When it comes to interviewing candidates for nursing positions in long-term care, there are several factors you need to consider. The best nurses have the right knowledge, skills, and experience combined with an ability to work under pressure while delivering exceptional care to patients and their families.
To identify all of these qualities, it’s crucial that you ask the right questions at the interview stage. Here, the Conexus team provides top 5 questions to ask long-term care (LTC) nurse candidates, so you can drill down to the specific hard and soft skills that you’re looking for.
1. What LTC experience do you have?
This is the candidate’s opportunity to provide specific LTC work experience, so you can check what they say matches the information on their resume. However, the candidate might not have acquired any dedicated LTC experience, so instead ask them to tell you about relevant modules they studied or any developmental programs they’re currently undertaking related to LTC.
2. What have you done to improve your knowledge of LTC in the last year?
Here, you’re looking for the candidate to demonstrate positive self-improvement and their dedication to continuous learning and development. Most employers prefer goal-oriented candidates, so listen out for examples of self-sufficiency, time-management, and motivation in their answer.
3. Tell me about a time when a patient or their family were particularly pleased and appreciative of your care.
This answer should indicate a candidate’s commitment to patient care and willingness to go the extra mile. Ensure you find out precisely what they did to make the patient or their family happy, and how the candidate knew they were happy. Also, enquire about the outcome of this situation, i.e. did it result in a change in approach or processes?
4. Tell me about a time when a patient’s family was dissatisfied with your care, and how you handled it.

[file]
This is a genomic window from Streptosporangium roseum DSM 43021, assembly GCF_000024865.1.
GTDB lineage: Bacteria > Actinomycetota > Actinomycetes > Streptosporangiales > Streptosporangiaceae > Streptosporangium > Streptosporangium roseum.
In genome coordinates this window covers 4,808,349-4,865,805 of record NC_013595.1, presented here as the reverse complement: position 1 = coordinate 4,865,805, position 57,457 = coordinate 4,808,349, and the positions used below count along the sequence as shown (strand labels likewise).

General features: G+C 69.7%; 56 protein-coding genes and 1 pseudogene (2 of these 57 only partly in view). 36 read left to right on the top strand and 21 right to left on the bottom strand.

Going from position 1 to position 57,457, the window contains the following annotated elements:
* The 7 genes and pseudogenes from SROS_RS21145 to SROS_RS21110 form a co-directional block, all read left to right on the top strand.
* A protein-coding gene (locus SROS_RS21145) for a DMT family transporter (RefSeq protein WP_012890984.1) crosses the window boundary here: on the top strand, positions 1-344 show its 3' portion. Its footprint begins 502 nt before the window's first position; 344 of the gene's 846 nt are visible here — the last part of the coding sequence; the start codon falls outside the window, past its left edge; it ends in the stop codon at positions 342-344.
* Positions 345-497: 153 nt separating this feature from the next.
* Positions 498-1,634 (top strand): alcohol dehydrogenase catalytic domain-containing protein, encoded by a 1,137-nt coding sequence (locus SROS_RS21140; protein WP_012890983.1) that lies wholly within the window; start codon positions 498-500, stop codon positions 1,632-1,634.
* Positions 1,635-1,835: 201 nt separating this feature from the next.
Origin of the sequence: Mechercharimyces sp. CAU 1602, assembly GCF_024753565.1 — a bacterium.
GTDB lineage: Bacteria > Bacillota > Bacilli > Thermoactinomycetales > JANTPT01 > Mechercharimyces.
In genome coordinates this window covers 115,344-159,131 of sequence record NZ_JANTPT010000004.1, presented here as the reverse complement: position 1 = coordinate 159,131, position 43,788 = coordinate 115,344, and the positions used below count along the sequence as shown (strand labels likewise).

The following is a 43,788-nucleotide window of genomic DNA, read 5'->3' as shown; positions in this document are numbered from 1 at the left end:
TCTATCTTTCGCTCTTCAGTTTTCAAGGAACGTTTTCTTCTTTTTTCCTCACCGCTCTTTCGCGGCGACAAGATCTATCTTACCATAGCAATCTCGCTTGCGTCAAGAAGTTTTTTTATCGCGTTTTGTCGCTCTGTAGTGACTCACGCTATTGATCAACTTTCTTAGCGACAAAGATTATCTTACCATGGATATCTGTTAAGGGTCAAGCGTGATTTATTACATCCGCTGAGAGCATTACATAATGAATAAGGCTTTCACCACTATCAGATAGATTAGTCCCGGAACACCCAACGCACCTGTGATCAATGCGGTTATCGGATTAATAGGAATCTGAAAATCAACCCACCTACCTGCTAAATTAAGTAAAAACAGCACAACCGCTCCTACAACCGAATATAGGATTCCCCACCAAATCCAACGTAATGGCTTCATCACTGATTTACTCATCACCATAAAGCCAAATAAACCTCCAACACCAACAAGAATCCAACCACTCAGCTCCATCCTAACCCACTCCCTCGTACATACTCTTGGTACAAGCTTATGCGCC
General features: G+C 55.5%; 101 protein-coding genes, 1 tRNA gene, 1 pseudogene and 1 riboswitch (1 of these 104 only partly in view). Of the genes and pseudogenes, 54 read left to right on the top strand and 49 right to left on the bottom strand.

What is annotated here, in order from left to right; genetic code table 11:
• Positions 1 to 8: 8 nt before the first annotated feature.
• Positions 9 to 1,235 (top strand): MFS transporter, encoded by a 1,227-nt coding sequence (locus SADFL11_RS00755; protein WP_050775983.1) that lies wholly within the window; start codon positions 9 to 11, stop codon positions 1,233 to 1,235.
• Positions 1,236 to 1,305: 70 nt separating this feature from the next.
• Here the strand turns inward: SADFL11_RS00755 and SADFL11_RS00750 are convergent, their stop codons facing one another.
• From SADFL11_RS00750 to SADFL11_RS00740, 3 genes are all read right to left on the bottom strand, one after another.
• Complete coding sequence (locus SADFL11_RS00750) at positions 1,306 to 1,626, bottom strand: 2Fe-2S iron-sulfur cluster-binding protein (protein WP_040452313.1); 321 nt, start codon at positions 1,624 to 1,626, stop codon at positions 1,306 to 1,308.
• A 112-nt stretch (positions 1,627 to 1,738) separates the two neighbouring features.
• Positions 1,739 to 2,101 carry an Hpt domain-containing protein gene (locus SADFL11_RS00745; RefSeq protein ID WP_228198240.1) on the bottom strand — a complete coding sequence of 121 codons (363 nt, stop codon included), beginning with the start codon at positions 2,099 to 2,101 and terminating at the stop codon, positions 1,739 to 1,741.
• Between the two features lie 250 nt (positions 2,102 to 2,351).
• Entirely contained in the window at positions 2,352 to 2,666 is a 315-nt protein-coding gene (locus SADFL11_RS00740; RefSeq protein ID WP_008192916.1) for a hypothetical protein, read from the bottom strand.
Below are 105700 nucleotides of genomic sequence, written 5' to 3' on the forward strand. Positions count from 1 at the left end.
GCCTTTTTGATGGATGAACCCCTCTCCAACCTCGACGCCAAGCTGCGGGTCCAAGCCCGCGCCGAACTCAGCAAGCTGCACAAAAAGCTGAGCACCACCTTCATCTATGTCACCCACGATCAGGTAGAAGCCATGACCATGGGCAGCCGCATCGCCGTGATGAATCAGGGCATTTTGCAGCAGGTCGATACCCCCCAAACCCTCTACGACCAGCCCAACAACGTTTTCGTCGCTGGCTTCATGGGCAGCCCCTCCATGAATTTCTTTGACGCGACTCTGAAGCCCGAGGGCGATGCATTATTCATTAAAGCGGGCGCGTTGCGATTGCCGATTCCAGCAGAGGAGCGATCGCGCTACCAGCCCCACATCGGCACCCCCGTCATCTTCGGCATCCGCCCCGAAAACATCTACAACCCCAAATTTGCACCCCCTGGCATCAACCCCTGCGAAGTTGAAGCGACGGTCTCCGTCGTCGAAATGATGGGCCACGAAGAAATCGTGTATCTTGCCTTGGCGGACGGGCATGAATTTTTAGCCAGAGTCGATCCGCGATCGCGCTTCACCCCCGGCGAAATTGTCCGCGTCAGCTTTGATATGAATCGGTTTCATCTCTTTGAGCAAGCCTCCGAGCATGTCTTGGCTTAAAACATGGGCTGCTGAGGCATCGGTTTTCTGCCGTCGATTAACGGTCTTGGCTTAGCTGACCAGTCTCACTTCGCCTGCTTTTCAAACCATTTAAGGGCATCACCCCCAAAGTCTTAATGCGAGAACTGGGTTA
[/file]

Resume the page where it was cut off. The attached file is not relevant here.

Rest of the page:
While this sounds like a negative question, it’s not about getting the candidate to confess their mistakes for you to judge. Find out what happened from both the patient’s family and the nurse’s perspective, and look out for the candidate taking ownership if they were indeed in the wrong. The main thing you’re trying to find out is what they learned and what they do differently now.
5. How do you approach communicating with people who don’t know medical jargon?
LTC nurses are required to keep patient’s and their families informed of any changes in condition, medication or process. It’s their role to ensure they are understood every step of the way to avoid any confusion, frustration or dissatisfaction. This questions is a chance for the candidate to demonstrate flexibility and adaptability when addressing a patient and their family. Try to find out the steps they took to communicate and the specific words and terminology they used. Crucially, how did they know they had been understood?
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We consult with many long term care facilities and provide workforce solutions to help them find effective retention strategies for the long-term.